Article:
The idea for our new dual screen smartphone emerged in 2010 from the desire to change the
way users interact with their smartphones. The topic turned to the smartphone industry and
why it is obsessed with specs – bigger screens, more megapixels, lighter weight – rather than improving the user experience.

In September 2010, the initial concept of a smartphone featuring electronic paper display
technology on the second screen was presented to Russian President Dmitry Medvedev. The
company immediately began working on a prototype and, in 2011, presented the functional
YotaPhone prototype and business case to investors, who quickly realized that the company
was on the path to creating not just a highly competitive and innovative product – the next
generation smartphone – but a new industry trend. They also believed that this totally
product could be the engine for growing a sustainable business that continuously reinvests into new innovations and puts technology to work for users.

YotaPhone was unveiled to the public in December 2012 and production is underway. The
phone will be available for sale in Russia in Q3 2013 and internationally soon after that.

Connectivity Devices

Yota Devices is an experienced developer and provider of fast, reliable and elegantly designed modems, routers and dongles. The first 4G WiMAX products were introduced to the market in 2008. Since then, more than 10 devices have been developed. The latest is Amber and Ruby, the latest generation of multimode (GSM/UMTS/LTE) dongle and portable router and advanced LTE-only multiband dongle.

Key Yota products include:

LTE-only FDD multiband dongle. It was commercially launched on December 2011 in Novosibirsk, Russia, after successful trials earlier that year in Kazan. Today, more than 1 million units have been sold primarily in Russia and Belarus. When introduced, it was the smallest, fastest time to Internet (only 5 seconds after plug in) LTE dongle on the market. It has more than 5 patented features.

LTE/UMTS/GSM dongle simultaneously supporting FDD Bands 1/3/7/20 and TDD 38 unique
9.9mm thickness, seamless over-the-air software update and driver-less operation.

LTE/UMTS/GSM portable router simultaneously supporting FDD Bands 1/3/7/20 and TDD 38.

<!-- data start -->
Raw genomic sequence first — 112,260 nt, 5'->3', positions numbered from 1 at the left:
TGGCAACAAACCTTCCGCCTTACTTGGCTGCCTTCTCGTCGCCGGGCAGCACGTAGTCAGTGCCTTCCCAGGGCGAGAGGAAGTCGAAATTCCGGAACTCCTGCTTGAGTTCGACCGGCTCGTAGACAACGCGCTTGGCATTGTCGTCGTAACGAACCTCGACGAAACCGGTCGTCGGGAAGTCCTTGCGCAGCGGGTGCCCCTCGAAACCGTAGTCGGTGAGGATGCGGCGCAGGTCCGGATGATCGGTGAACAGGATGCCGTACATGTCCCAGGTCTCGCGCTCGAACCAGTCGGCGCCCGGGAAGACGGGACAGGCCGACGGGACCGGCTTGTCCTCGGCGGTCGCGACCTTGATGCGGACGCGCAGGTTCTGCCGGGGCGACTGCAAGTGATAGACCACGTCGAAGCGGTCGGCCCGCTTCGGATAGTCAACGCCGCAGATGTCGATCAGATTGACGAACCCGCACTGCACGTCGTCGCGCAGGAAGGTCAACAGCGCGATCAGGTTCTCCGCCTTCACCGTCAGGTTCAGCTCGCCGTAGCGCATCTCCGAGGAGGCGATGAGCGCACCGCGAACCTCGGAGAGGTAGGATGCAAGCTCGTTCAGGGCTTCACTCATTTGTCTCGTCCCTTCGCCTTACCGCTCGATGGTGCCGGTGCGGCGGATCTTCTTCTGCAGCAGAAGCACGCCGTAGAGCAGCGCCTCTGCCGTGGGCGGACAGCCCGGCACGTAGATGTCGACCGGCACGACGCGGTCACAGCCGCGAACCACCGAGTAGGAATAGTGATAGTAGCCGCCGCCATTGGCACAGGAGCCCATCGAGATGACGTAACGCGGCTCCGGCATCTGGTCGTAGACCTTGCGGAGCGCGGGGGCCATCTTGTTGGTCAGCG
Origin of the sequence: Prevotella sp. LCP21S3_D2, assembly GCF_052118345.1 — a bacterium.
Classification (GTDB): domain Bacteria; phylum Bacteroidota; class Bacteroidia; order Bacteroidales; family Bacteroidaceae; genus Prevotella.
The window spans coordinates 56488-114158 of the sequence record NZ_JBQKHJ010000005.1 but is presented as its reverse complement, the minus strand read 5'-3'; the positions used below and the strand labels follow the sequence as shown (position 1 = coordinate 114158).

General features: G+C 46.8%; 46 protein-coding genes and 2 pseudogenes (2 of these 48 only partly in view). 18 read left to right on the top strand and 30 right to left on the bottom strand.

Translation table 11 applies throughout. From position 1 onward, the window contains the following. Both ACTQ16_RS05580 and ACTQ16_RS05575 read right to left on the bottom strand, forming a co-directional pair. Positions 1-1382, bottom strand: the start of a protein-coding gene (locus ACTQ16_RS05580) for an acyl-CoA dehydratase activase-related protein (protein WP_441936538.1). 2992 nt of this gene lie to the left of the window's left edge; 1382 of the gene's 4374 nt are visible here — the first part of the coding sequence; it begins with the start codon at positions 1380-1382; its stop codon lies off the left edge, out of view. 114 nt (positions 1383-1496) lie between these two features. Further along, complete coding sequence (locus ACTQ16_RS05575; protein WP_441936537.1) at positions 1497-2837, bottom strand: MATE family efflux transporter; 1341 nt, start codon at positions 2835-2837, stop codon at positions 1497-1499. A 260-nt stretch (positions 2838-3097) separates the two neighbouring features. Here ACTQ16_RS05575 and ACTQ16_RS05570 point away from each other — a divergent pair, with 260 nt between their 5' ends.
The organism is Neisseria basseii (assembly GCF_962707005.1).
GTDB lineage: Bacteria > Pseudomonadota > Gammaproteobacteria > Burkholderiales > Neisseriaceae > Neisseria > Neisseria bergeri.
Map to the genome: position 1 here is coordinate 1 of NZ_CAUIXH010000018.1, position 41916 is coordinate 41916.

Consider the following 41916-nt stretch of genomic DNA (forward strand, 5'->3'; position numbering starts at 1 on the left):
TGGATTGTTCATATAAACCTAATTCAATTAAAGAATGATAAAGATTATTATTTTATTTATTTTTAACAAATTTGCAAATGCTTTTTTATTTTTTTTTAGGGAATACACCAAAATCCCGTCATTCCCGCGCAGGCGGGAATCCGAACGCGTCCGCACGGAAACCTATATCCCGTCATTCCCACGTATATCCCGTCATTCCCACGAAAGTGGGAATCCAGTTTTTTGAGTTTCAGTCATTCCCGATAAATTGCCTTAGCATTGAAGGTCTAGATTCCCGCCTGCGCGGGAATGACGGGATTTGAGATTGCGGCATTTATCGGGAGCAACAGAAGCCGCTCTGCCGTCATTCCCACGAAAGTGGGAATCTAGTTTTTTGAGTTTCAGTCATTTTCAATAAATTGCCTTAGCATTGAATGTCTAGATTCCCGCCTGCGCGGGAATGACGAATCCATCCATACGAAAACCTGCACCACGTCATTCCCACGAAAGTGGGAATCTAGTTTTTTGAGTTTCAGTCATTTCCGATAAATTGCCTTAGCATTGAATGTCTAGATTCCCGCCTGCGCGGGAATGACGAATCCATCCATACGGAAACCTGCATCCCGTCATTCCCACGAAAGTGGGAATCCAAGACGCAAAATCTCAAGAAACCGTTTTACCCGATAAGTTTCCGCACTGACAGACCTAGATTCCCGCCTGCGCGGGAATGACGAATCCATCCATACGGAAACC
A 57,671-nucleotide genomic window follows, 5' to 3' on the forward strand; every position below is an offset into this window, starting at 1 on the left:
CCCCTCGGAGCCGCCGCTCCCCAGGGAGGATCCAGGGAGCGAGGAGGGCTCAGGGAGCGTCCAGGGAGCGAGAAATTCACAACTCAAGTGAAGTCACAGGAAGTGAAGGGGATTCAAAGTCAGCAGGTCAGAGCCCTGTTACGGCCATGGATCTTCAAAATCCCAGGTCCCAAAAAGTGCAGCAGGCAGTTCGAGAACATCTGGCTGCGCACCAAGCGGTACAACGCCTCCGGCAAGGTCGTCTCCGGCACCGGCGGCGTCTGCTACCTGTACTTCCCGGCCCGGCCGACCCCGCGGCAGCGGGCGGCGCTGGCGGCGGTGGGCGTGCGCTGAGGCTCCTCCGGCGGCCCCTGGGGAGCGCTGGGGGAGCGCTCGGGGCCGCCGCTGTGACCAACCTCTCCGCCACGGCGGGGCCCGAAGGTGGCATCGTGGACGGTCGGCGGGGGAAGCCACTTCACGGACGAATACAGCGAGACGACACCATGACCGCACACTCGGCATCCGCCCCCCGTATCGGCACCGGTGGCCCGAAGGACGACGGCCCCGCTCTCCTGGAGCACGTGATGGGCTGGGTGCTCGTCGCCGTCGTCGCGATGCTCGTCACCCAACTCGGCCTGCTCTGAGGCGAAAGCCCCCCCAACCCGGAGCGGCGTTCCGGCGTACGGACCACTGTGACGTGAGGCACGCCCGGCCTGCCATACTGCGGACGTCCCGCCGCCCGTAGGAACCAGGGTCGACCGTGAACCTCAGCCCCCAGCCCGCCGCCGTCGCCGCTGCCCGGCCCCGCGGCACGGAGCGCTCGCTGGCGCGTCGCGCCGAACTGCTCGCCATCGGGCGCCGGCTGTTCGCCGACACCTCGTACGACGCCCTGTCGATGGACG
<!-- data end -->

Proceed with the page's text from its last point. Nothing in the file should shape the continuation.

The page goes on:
Featuring electronic paper display, absolutely unique battery lifetime (up to 60 hours active) and patented USB hinge design.

The newest generation of premium multimode dongle and portable router with unique
combination of materials: steel, natural leather and glass. Featuring embedded/cloud sync
memory storage, seamless updates and e-ink display. It is based on the latest MDM9225 by

Qualcomm announces two new processors in Snapdragon S4 line

Posted by wicked December - 5 - 2012 - Wednesday Comments Off

Qualcomm‘s Snapdragon S4 line of processors has proven to be incredibly popular, so it isn’t much of a surprise that the company has added two new CPUs to the Snapdragon S4 family. Announced today, the MSM8226 and the MSM8626 are bound for China, and offer a number of features that we have a feeling manufacturers will pay attention to. Those manufacturers will have a little bit of a wait ahead of them, though, as these new processors aren’t scheduled to launch until Q2 2013.

The 28nm silicon quad-core chips can boast support for 1080p recording and playback along with support for up to 13-megapixel cameras thanks to the Adreno 305 GPU. Both of them come with multi-SIM support, which includes dual SIM, dual standby and dual SIM, dual active and each can support China’s TD-SCDMA, CDMA, and HSPA+ networks. According to Qualcomm, the WTR2605 radio that makes these chips compatible with those networks is 40% more efficient and an impressive 60% smaller than its predecessors.

At the same time these chips launch, the company will also be delivering Qualcomm Reference Design versions of each. With these chips, developers receive handset development resources, which includes access to hardware and software that has been tested for compatibility with QRD devices. According to Qualcomm, its QRD customers will be “offered everything they need to rapidly deliver differentiated smartphones to the mass market.”

So, Qualcomm continues to push forward, meaning that we’ll expect demand for its Snapdragon S4 line to stay high. There isn’t any specific release information available yet, but with as fast as the technology industry moves, Q2 2013 should be here before we know. Keep it tuned here to Android Community, as we should have more details about these chips soon.